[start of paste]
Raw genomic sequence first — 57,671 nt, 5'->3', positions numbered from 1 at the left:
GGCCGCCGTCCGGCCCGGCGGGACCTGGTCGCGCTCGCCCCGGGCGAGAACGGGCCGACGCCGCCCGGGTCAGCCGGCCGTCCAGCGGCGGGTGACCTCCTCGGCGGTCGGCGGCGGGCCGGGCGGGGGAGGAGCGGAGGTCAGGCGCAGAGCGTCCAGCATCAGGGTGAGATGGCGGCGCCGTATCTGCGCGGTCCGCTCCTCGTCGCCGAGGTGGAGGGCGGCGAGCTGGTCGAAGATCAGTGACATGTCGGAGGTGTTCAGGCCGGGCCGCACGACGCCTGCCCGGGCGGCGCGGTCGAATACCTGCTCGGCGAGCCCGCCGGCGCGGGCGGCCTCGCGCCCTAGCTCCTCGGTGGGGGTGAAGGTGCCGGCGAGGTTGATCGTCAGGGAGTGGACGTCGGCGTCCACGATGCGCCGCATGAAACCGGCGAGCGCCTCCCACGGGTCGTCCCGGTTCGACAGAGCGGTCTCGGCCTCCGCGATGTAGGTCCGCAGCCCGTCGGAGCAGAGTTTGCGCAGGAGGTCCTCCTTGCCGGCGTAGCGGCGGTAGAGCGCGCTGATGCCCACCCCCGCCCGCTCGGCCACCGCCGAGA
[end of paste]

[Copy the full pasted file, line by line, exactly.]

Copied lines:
Raw genomic sequence first — 57,671 nt, 5'->3', positions numbered from 1 at the left:
GGCCGCCGTCCGGCCCGGCGGGACCTGGTCGCGCTCGCCCCGGGCGAGAACGGGCCGACGCCGCCCGGGTCAGCCGGCCGTCCAGCGGCGGGTGACCTCCTCGGCGGTCGGCGGCGGGCCGGGCGGGGGAGGAGCGGAGGTCAGGCGCAGAGCGTCCAGCATCAGGGTGAGATGGCGGCGCCGTATCTGCGCGGTCCGCTCCTCGTCGCCGAGGTGGAGGGCGGCGAGCTGGTCGAAGATCAGTGACATGTCGGAGGTGTTCAGGCCGGGCCGCACGACGCCTGCCCGGGCGGCGCGGTCGAATACCTGCTCGGCGAGCCCGCCGGCGCGGGCGGCCTCGCGCCCTAGCTCCTCGGTGGGGGTGAAGGTGCCGGCGAGGTTGATCGTCAGGGAGTGGACGTCGGCGTCCACGATGCGCCGCATGAAACCGGCGAGCGCCTCCCACGGGTCGTCCCGGTTCGACAGAGCGGTCTCGGCCTCCGCGATGTAGGTCCGCAGCCCGTCGGAGCAGAGTTTGCGCAGGAGGTCCTCCTTGCCGGCGTAGCGGCGGTAGAGCGCGCTGATGCCCACCCCCGCCCGCTCGGCCACCGCCGAGA